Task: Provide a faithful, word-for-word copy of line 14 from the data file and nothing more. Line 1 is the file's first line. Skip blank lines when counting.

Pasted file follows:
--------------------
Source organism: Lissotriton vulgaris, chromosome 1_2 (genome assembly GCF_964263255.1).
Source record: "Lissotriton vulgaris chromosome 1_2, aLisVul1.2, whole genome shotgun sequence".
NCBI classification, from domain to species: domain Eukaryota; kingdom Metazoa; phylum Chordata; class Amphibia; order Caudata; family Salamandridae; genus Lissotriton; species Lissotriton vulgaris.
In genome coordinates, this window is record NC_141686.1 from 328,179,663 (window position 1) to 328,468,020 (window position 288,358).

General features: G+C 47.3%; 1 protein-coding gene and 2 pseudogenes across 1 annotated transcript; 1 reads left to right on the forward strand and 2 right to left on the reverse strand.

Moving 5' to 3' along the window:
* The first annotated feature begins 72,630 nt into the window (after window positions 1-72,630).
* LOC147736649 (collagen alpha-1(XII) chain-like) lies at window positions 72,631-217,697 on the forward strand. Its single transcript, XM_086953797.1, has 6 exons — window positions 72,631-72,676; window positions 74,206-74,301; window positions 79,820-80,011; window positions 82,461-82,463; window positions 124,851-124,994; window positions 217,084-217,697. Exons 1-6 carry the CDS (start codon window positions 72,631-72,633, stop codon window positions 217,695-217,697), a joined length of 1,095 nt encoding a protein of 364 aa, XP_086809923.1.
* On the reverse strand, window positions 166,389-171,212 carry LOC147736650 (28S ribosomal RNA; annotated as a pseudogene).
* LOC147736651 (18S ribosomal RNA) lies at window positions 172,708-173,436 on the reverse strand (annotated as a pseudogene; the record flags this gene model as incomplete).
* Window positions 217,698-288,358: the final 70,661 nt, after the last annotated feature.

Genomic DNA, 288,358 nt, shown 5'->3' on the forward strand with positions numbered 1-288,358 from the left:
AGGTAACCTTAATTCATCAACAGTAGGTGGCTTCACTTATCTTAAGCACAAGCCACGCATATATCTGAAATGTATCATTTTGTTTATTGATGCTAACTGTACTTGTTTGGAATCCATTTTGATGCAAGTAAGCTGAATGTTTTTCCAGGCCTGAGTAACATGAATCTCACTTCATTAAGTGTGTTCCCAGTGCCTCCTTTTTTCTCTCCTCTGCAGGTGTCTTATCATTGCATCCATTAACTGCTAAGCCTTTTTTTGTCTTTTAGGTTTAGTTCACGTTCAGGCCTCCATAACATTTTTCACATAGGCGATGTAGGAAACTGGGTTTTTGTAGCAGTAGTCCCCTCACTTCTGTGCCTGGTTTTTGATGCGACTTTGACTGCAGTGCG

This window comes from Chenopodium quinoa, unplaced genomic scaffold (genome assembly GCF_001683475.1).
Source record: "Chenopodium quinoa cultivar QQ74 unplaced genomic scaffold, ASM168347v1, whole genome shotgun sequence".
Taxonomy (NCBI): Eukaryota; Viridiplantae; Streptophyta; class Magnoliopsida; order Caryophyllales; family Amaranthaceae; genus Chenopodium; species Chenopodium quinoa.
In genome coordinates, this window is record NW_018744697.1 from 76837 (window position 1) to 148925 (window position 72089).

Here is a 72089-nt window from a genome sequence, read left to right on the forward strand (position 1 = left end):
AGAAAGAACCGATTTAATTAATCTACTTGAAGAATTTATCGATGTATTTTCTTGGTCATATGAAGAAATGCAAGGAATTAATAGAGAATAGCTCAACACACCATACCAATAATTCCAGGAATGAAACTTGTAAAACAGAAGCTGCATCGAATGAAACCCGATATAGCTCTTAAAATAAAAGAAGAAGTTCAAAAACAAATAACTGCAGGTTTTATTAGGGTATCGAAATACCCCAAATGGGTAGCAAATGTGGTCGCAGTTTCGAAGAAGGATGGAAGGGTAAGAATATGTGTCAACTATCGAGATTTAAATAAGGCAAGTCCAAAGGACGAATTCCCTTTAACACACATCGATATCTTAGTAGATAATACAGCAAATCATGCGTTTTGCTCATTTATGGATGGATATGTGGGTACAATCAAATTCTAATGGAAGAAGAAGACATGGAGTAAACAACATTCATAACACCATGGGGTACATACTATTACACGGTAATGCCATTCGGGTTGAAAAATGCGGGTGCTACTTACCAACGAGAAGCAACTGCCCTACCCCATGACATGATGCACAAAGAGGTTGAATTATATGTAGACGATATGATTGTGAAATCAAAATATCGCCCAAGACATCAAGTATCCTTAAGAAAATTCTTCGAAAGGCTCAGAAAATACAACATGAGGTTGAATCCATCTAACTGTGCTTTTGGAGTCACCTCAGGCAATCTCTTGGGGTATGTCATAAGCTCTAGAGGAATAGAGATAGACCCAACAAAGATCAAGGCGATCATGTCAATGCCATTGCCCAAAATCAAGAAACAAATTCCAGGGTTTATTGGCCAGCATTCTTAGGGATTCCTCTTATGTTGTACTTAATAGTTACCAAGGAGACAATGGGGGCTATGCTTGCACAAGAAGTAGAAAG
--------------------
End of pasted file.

This window comes from Chenopodium quinoa, unplaced genomic scaffold (genome assembly GCF_001683475.1).